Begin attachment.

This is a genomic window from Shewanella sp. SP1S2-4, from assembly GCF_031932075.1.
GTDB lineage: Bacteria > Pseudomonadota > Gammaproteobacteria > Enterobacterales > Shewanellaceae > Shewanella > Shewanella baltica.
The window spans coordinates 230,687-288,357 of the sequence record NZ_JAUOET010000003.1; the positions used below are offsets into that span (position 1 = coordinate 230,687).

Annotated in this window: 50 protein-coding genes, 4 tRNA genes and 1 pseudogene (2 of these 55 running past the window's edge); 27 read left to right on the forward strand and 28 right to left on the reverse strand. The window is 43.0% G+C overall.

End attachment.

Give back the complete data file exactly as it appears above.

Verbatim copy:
This is a genomic window from Shewanella sp. SP1S2-4, from assembly GCF_031932075.1.
GTDB lineage: Bacteria > Pseudomonadota > Gammaproteobacteria > Enterobacterales > Shewanellaceae > Shewanella > Shewanella baltica.
The window spans coordinates 230,687-288,357 of the sequence record NZ_JAUOET010000003.1; the positions used below are offsets into that span (position 1 = coordinate 230,687).

Annotated in this window: 50 protein-coding genes, 4 tRNA genes and 1 pseudogene (2 of these 55 running past the window's edge); 27 read left to right on the forward strand and 28 right to left on the reverse strand. The window is 43.0% G+C overall.